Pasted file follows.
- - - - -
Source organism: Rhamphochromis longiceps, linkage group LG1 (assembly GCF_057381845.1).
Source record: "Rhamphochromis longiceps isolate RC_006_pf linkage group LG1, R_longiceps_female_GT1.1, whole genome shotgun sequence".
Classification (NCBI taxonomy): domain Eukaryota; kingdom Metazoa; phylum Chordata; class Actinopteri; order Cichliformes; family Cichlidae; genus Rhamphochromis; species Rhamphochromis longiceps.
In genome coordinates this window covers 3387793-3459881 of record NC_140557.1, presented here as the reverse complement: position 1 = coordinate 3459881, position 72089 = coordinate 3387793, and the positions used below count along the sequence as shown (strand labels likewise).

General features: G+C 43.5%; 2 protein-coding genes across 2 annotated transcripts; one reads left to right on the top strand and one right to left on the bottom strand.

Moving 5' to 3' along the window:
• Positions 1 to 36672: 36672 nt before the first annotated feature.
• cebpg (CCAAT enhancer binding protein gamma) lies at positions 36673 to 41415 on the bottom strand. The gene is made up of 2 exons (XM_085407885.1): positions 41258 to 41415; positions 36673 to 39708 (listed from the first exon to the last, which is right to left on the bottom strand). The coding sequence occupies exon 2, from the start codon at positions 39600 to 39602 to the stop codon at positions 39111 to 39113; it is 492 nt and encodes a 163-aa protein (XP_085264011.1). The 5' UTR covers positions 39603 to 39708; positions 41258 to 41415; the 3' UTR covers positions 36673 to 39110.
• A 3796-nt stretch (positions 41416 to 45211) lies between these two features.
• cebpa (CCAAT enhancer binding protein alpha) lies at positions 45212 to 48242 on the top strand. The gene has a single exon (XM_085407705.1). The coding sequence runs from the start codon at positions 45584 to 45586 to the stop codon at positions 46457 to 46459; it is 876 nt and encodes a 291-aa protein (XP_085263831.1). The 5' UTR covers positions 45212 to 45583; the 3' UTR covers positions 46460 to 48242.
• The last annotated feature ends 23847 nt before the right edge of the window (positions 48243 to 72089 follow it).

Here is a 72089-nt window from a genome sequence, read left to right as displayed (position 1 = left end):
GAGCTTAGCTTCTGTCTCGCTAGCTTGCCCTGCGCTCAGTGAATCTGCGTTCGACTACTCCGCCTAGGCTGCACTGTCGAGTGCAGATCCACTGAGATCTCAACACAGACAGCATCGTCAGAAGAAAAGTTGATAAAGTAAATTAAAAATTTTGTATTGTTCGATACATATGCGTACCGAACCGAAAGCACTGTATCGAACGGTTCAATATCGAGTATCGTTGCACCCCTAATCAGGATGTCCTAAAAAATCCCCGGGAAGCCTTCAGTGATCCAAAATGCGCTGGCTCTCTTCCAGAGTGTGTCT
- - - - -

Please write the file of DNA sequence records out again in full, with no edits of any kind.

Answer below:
Source organism: Rhamphochromis longiceps, linkage group LG1 (assembly GCF_057381845.1).
Source record: "Rhamphochromis longiceps isolate RC_006_pf linkage group LG1, R_longiceps_female_GT1.1, whole genome shotgun sequence".
Classification (NCBI taxonomy): domain Eukaryota; kingdom Metazoa; phylum Chordata; class Actinopteri; order Cichliformes; family Cichlidae; genus Rhamphochromis; species Rhamphochromis longiceps.
In genome coordinates this window covers 3387793-3459881 of record NC_140557.1, presented here as the reverse complement: position 1 = coordinate 3459881, position 72089 = coordinate 3387793, and the positions used below count along the sequence as shown (strand labels likewise).

General features: G+C 43.5%; 2 protein-coding genes across 2 annotated transcripts; one reads left to right on the top strand and one right to left on the bottom strand.

Moving 5' to 3' along the window:
• Positions 1 to 36672: 36672 nt before the first annotated feature.
• cebpg (CCAAT enhancer binding protein gamma) lies at positions 36673 to 41415 on the bottom strand. The gene is made up of 2 exons (XM_085407885.1): positions 41258 to 41415; positions 36673 to 39708 (listed from the first exon to the last, which is right to left on the bottom strand). The coding sequence occupies exon 2, from the start codon at positions 39600 to 39602 to the stop codon at positions 39111 to 39113; it is 492 nt and encodes a 163-aa protein (XP_085264011.1). The 5' UTR covers positions 39603 to 39708; positions 41258 to 41415; the 3' UTR covers positions 36673 to 39110.
• A 3796-nt stretch (positions 41416 to 45211) lies between these two features.
• cebpa (CCAAT enhancer binding protein alpha) lies at positions 45212 to 48242 on the top strand. The gene has a single exon (XM_085407705.1). The coding sequence runs from the start codon at positions 45584 to 45586 to the stop codon at positions 46457 to 46459; it is 876 nt and encodes a 291-aa protein (XP_085263831.1). The 5' UTR covers positions 45212 to 45583; the 3' UTR covers positions 46460 to 48242.
• The last annotated feature ends 23847 nt before the right edge of the window (positions 48243 to 72089 follow it).

Here is a 72089-nt window from a genome sequence, read left to right as displayed (position 1 = left end):
GAGCTTAGCTTCTGTCTCGCTAGCTTGCCCTGCGCTCAGTGAATCTGCGTTCGACTACTCCGCCTAGGCTGCACTGTCGAGTGCAGATCCACTGAGATCTCAACACAGACAGCATCGTCAGAAGAAAAGTTGATAAAGTAAATTAAAAATTTTGTATTGTTCGATACATATGCGTACCGAACCGAAAGCACTGTATCGAACGGTTCAATATCGAGTATCGTTGCACCCCTAATCAGGATGTCCTAAAAAATCCCCGGGAAGCCTTCAGTGATCCAAAATGCGCTGGCTCTCTTCCAGAGTGTGTCT